1 Perspectives on Continuous Integrated Services.- 2 Social Competence Issues in the Integration of Students With Handicaps.- 3 Philosophic Foundations of Behavior Analysis in Developmental Disabilities.- 4 Behavior Analysis in Supported Education.- 5 Achieving Schooling Success for All Students.- 6 Curricular Concerns in Educating Students With Disabilities.- 7 Promoting Development and Integration of Infants Experiencing Neonatal Intensive Care.- 8 Community-Based Early Childhood Service Practices.- 9 Integrated Services for Adolescents With Disabilities.- 10 Integrated Services for Adults With Disabilities.- 11 Integrating Elders With Disabilities into the Community: A Time of Dichotomy.- 12 Integration from a Parent's Perspective: Yesterday Was a Long Time Ago and Tomorrow Isn't Here Yet.- 13 Future Trends in Integrated Lifecycle Services.
The field of education is under pressure, both external and internal, to improve the services provided to all students. In American society, and elsewhere, there is a concern that current educational practices fail to adequately prepare many students to be productive citizens. There has been a call for educational services that are more responsive to the needs of students, that use effective educational practices, that involve parents and the local community, and that adequately prepare teachers to assume more professional roles. Over the last several decades special educators have addressed these and other critical issues as they relate to students with disabilities. The knowledge gained from these endeavors can be useful in the reshaping of schools for all students, those with disabilities and those without. Indeed, this information may be useful for services beyond school whether for young children or adults. This volume has been written to address how people with disabilities can be effectively served in settings with their nondisabled peers. Because many of the students who are not well served by current educational practices have similar needs as students with disabilities, it is anticipated that some of this information may be useful in the discussion regarding the reshaping of educational systems. It is also anticipated that the mate rial presented will help in the design of more effective coordinated sys tems that serve people with disabilities throughout their lives.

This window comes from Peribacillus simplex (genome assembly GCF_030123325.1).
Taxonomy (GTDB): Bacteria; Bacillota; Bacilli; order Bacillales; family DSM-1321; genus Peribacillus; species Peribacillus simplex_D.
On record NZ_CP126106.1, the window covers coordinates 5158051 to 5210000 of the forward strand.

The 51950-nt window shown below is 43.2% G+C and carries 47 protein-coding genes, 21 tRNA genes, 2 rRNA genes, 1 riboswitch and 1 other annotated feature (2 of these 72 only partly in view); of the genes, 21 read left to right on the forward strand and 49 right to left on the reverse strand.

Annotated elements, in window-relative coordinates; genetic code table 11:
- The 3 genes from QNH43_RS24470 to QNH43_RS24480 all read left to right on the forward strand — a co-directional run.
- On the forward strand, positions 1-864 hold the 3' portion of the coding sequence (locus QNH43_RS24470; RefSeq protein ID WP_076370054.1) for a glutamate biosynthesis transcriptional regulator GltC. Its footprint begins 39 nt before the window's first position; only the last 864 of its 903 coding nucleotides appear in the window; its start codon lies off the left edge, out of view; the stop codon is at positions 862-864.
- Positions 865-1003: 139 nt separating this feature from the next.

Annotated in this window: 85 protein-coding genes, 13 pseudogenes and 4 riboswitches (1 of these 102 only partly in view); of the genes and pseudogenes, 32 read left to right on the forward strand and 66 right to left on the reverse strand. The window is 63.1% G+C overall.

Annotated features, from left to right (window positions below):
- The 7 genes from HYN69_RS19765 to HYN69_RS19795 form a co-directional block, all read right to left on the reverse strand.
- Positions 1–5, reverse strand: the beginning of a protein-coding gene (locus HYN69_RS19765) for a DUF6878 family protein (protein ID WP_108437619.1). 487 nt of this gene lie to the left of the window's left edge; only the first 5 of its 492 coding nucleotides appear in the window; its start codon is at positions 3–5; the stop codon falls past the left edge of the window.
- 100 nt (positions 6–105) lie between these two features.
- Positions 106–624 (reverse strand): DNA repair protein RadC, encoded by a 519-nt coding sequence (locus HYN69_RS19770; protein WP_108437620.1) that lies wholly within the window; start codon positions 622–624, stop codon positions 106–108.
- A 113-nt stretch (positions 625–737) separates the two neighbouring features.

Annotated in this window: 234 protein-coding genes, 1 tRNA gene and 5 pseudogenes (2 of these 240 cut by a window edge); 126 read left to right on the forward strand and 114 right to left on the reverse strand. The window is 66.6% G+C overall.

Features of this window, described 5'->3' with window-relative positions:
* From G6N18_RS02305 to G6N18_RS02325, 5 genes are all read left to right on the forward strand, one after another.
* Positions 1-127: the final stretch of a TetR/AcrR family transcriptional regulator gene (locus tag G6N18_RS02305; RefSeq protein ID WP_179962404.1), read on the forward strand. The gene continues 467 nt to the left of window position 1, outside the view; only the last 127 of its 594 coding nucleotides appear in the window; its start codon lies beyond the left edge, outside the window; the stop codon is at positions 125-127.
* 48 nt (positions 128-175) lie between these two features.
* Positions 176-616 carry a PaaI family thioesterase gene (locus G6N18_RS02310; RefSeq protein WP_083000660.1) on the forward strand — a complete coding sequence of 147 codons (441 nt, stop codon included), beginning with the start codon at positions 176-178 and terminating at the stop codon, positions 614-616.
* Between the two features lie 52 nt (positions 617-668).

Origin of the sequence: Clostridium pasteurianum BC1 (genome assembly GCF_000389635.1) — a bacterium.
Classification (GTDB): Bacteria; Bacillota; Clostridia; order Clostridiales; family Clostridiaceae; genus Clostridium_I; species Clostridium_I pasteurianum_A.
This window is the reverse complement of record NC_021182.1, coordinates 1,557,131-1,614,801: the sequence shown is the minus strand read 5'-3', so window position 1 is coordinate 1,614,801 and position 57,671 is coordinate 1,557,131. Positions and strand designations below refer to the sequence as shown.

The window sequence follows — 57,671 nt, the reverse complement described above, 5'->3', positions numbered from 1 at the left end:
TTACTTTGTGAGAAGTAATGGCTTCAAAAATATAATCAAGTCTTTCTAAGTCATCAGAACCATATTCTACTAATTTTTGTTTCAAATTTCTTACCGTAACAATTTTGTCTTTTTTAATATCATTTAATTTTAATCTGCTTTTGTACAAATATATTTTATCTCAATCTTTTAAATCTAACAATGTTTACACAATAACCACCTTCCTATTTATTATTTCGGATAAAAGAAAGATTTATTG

Springer Book Archives